Randi Gressgård

Randi has worked on urban diversity politics in Malmö, Sweden. She has focused on how ideas about the future are formed through policy discourses on social sustainability and security. In her ongoing research, she focuses on the shift from modernist approaches to security (based on prediction and control) to resilience politics in area-specific prevention policies targeting “vulnerable populations”, which involve notions of the future as truly uncertain (non-calculable) and failure as inevitable.

 

 

 

Ole Johannes Kaland

Ole Johannes is Associate Professor of intercultural studies at NLA University College. An anthropologist by training (Phd, University of Sussex 2014), Ole Johannes has done research at the intersection between the anthropologies of China, childhood and youth, learning and education, and development. Having mostly done urban anthropology in larger cities in China, Ole Johannes is excited to bring some comparative perspectives to the Enclaving project.


 

Anna Mazzolini

Anna is an architect, urban planner and housing expert who has travelled and worked in Mozambique since 2004. She has strong field experience in planning policies and project management through the UN, NGO´s, and consultancies to support local governments and ethnographic research. Anna also holds a Phd in Regional Planning and Public Policies and has multidisciplinary research interests. As a postdoctoral researcher in the Middle Class Urbanism project, she deals with urban anthropology and housing aestetics in Maputo. Her interests include the relationship between personhood and house materiality, politics and urban planning, aspirations and urban models. Read more about her project here.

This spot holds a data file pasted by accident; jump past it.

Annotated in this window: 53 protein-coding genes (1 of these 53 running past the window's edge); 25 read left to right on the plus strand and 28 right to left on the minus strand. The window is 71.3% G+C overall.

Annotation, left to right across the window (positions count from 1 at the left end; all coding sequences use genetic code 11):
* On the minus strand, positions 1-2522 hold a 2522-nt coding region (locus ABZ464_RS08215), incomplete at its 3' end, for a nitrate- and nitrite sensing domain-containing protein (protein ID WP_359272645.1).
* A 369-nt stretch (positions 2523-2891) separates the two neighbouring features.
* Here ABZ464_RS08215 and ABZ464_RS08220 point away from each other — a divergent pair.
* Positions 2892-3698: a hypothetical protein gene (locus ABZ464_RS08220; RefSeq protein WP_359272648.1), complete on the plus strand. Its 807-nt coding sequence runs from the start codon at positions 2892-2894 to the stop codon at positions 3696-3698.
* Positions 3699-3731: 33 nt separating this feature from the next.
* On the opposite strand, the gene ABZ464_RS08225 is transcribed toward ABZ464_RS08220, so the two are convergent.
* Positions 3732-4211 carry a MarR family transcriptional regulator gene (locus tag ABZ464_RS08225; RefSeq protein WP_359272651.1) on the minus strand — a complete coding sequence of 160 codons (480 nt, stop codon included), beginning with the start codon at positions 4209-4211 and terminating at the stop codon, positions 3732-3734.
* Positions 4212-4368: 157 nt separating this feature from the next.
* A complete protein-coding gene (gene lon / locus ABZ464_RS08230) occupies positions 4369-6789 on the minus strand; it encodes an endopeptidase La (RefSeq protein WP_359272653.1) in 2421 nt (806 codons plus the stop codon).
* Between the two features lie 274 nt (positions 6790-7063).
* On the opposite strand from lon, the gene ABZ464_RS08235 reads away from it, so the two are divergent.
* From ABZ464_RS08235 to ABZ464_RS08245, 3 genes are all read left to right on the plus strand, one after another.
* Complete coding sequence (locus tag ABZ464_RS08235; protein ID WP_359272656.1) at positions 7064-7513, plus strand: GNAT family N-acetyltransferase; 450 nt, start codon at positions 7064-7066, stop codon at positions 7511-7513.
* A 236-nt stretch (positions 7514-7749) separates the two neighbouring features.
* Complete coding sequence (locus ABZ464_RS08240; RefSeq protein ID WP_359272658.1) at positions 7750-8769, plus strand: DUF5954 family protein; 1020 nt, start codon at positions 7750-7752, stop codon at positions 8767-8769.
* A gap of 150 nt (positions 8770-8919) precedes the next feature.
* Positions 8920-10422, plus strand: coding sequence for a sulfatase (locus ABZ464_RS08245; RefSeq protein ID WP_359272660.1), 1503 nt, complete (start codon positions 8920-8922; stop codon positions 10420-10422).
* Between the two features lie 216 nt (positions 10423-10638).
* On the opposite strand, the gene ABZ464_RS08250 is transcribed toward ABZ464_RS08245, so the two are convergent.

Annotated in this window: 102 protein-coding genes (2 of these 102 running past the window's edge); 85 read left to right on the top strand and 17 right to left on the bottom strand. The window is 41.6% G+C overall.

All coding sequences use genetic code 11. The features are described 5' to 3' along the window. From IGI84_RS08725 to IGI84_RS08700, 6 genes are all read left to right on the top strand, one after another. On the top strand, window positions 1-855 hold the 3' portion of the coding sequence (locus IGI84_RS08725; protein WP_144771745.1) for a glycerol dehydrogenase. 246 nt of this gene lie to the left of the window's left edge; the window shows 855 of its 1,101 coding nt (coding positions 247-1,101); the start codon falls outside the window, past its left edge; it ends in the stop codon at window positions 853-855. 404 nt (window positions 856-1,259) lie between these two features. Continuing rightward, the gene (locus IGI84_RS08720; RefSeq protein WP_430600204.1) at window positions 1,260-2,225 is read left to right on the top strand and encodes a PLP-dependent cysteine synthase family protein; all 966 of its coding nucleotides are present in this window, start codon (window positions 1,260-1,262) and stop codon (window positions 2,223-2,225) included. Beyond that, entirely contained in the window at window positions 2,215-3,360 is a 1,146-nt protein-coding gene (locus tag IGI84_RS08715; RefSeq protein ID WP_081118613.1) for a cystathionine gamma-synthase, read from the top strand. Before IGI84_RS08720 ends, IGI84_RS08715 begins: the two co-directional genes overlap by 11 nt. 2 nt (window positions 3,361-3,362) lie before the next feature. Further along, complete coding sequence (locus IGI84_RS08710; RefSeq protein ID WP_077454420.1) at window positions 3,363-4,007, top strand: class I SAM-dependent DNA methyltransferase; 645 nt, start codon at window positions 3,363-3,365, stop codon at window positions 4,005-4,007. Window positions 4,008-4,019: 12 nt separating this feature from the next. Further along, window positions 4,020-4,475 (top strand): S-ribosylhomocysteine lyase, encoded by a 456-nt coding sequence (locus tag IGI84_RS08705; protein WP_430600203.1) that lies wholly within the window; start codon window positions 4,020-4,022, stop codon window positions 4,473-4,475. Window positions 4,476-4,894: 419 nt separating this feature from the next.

Morten Nielsen

Morten is a senior researcher at Denmark’s National Museum and head of the interdisciplinary research project ‘Middle Class Urbanism: An interdisciplinary study of the physical reordering of urban sub-Saharan Africa’. Based on his fieldwork in Mozambique, Scotland, and USA, he has published on issues such as urban citizenship, time and temporality, comedy, human creativity, urban aesthetics, materiality, infrastructure, and political cosmologies. Read more about his project here.

 

 

 

Anders Rubing

Anders Rubing is an architect and a researcher at UiB. His research has focused around the intersection between security and rights to democratic exchange in the city and how physical security affects cities and other urban systems and its users. Rubing was co-editor for the award-winning book The City between Freedom and Security that circled the themes mentioned above. His ongoing PhD project seeks to unpack how urban security- and resilience-discourses produce visions of different urban futures.